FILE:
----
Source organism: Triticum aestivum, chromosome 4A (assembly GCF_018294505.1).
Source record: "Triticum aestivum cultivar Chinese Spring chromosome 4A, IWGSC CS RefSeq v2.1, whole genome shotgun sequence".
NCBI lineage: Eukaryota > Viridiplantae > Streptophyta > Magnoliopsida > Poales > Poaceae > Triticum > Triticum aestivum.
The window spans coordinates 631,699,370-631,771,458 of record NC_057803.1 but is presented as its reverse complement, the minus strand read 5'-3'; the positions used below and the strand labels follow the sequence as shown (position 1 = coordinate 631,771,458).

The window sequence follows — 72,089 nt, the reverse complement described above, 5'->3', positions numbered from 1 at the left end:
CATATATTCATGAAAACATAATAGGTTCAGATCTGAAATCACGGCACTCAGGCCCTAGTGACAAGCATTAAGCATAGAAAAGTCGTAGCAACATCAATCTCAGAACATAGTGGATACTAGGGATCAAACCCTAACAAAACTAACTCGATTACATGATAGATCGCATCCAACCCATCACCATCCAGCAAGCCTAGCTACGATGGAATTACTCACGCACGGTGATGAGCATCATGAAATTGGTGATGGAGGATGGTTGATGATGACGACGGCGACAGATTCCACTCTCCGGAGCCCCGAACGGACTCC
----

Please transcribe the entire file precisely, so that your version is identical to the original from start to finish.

Source organism: Triticum aestivum, chromosome 4A (assembly GCF_018294505.1).
Source record: "Triticum aestivum cultivar Chinese Spring chromosome 4A, IWGSC CS RefSeq v2.1, whole genome shotgun sequence".
NCBI lineage: Eukaryota > Viridiplantae > Streptophyta > Magnoliopsida > Poales > Poaceae > Triticum > Triticum aestivum.
The window spans coordinates 631,699,370-631,771,458 of record NC_057803.1 but is presented as its reverse complement, the minus strand read 5'-3'; the positions used below and the strand labels follow the sequence as shown (position 1 = coordinate 631,771,458).

The window sequence follows — 72,089 nt, the reverse complement described above, 5'->3', positions numbered from 1 at the left end:
CATATATTCATGAAAACATAATAGGTTCAGATCTGAAATCACGGCACTCAGGCCCTAGTGACAAGCATTAAGCATAGAAAAGTCGTAGCAACATCAATCTCAGAACATAGTGGATACTAGGGATCAAACCCTAACAAAACTAACTCGATTACATGATAGATCGCATCCAACCCATCACCATCCAGCAAGCCTAGCTACGATGGAATTACTCACGCACGGTGATGAGCATCATGAAATTGGTGATGGAGGATGGTTGATGATGACGACGGCGACAGATTCCACTCTCCGGAGCCCCGAACGGACTCC